Correcting Our Mistakes

To acknowledge & correct our mistakes is crucial for success. 

We make mistakes more often than we realize. Sometimes we even defend our mistakes despite the realization.

I first came across with the word “Self Realization” from the book Autobiography of a Yogi by Yogananda Paramhansa. It is a big word, and is difficult to attain, it means looking at oneself without judging. It requires practice, patience, and meditation.

Humans are the only creation of God capable of Self Realization.

In simple word, we are blind to our mistakes, and Self Realization is the process to shrink our Blind Spot.

I am very privileged that my writings are being proofread by one of my friend Yogi, (A Grammar Nazi), he helps me correct my grammatical mistakes.

With that said, sometimes the mistakes are too obvious to notice but somehow I fail to notice, only to be later corrected by him.

I remember a conversation with him, where I asked, “How could I possibly miss that?”. He said, “Probably because you are the author and expect everything to be correct”.

Me on the other hand.. I am looking for mistakes“, he added.

That is so true, it is also true for every other action we take in the life. We believe that every action of ours is perfect.

We all should have one friend who is bold enough to show us our mistakes, to make us more successful in our endeavors.

I am very grateful to him. Thank you so much, Yogi, for improving my writings.



Teaching Meditation To a 9-Year-Old

In the book Autobiography of a Yogi by Yogananda Paramhansa, the author mentioned about his ashram in Ranchi and describes, how he used to train the disciples from an early age.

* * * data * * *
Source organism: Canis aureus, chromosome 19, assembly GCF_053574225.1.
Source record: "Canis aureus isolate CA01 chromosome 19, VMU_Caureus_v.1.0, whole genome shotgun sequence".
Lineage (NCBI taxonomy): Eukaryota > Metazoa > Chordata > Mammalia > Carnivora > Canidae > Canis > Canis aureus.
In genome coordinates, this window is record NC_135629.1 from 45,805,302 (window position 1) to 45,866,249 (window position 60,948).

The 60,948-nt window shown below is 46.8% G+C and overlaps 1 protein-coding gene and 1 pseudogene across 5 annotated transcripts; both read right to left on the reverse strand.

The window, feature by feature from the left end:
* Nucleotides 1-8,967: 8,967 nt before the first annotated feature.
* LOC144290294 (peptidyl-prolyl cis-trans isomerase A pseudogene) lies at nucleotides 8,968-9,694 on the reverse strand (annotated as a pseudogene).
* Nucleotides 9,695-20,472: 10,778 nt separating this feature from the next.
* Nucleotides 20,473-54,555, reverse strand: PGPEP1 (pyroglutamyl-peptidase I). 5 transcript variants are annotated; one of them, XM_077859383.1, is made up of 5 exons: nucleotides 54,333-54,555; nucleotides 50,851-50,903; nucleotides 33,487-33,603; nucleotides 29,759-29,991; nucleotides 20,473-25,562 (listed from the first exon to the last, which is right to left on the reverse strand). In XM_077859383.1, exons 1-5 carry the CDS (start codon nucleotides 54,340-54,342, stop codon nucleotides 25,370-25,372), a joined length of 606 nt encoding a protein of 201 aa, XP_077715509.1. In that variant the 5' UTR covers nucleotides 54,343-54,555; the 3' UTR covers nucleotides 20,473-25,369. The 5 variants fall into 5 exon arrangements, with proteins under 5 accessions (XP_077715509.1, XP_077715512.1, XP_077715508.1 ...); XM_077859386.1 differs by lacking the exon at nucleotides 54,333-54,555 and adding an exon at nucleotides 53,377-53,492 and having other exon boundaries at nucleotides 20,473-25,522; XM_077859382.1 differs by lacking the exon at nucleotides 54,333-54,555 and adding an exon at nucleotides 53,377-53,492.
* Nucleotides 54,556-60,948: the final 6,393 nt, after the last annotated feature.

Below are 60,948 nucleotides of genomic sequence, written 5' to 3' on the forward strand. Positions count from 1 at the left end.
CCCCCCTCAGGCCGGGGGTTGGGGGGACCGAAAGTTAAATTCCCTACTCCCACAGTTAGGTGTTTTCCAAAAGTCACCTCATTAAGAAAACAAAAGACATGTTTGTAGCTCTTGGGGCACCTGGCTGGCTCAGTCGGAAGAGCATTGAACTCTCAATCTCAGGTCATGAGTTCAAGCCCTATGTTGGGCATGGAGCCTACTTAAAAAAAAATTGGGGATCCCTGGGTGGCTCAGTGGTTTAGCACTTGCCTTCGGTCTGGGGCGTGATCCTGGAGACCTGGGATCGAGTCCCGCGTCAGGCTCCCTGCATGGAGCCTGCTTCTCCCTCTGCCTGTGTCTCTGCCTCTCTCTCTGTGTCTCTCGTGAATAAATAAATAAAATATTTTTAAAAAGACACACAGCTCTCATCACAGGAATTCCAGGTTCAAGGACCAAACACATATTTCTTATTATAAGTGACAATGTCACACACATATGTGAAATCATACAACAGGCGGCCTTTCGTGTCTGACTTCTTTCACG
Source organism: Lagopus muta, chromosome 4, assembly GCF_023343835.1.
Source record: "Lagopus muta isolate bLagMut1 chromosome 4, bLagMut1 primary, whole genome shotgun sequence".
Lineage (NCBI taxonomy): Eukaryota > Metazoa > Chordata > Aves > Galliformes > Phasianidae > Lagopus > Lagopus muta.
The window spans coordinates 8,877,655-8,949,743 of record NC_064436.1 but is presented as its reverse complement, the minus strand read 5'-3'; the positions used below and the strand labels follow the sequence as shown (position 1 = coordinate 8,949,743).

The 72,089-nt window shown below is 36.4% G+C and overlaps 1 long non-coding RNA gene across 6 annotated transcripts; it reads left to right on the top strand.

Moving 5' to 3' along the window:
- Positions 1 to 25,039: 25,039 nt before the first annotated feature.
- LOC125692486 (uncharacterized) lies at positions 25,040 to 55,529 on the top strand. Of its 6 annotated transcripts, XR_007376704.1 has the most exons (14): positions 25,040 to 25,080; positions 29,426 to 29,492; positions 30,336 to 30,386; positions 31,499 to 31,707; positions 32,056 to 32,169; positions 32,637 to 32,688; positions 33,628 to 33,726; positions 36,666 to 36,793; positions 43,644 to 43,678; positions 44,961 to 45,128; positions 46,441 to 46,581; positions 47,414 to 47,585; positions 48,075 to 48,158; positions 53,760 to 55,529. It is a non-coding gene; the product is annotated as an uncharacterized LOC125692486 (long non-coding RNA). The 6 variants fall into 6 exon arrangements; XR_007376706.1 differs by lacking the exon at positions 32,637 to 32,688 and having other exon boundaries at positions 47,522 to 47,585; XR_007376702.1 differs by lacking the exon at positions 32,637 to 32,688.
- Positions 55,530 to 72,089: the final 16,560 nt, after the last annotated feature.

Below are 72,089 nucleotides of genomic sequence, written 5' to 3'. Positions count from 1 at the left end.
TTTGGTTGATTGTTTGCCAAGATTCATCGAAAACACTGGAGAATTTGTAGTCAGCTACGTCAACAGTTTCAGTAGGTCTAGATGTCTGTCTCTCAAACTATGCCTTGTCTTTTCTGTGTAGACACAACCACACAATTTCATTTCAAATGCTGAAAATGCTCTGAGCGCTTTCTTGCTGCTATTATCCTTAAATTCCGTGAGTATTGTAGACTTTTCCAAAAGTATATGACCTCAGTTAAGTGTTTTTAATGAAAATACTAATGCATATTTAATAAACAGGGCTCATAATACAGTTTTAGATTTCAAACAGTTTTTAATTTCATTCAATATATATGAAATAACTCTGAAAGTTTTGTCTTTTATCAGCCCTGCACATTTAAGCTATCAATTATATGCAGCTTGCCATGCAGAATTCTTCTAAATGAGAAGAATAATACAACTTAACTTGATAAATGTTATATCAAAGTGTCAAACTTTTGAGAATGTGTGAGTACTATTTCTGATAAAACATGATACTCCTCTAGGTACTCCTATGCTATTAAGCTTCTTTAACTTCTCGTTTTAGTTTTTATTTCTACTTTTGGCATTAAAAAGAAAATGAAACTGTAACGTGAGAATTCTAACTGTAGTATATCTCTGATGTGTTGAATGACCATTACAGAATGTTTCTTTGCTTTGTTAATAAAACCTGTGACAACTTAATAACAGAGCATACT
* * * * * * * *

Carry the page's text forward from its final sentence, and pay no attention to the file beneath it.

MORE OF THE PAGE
In a particular instance, he mentioned that in his ashram, there was a 9-year-old boy could sit in a lotus posture and meditate for hours.

I was astonished by this, since it is very difficult for me to meditate for more than 20 minutes, and you would understand it too if you have meditated even for 5 minutes.

Meditating for more than an hour is a huge deal.

I am home and I have a cousin, Amaan, who is 9 years old, it was time for me to see if I can teach meditation to a 9-year-old.

I tried to make him understand the concept of meditation by telling him that he has to count his breaths while sitting in lotus posture and keeping the eyes closed. I thought that it would be difficult to make him understand but to my utmost surprise, he took it as a game and was very excited about it.

The attention span of a child is indeed less than 5 second, and it was evident but there were times where he surprised me with his calmness. The game lasted for 15 mins with 3 intervals and for the last 3 minute, he was asleep.

Children take everything as a game, which is a pretty interesting way of looking at life. For them, the fun is too crucial to miss.

We are too busy playing an adult and don’t have fun anymore in our lives .

Indeed, we could learn so much from a child.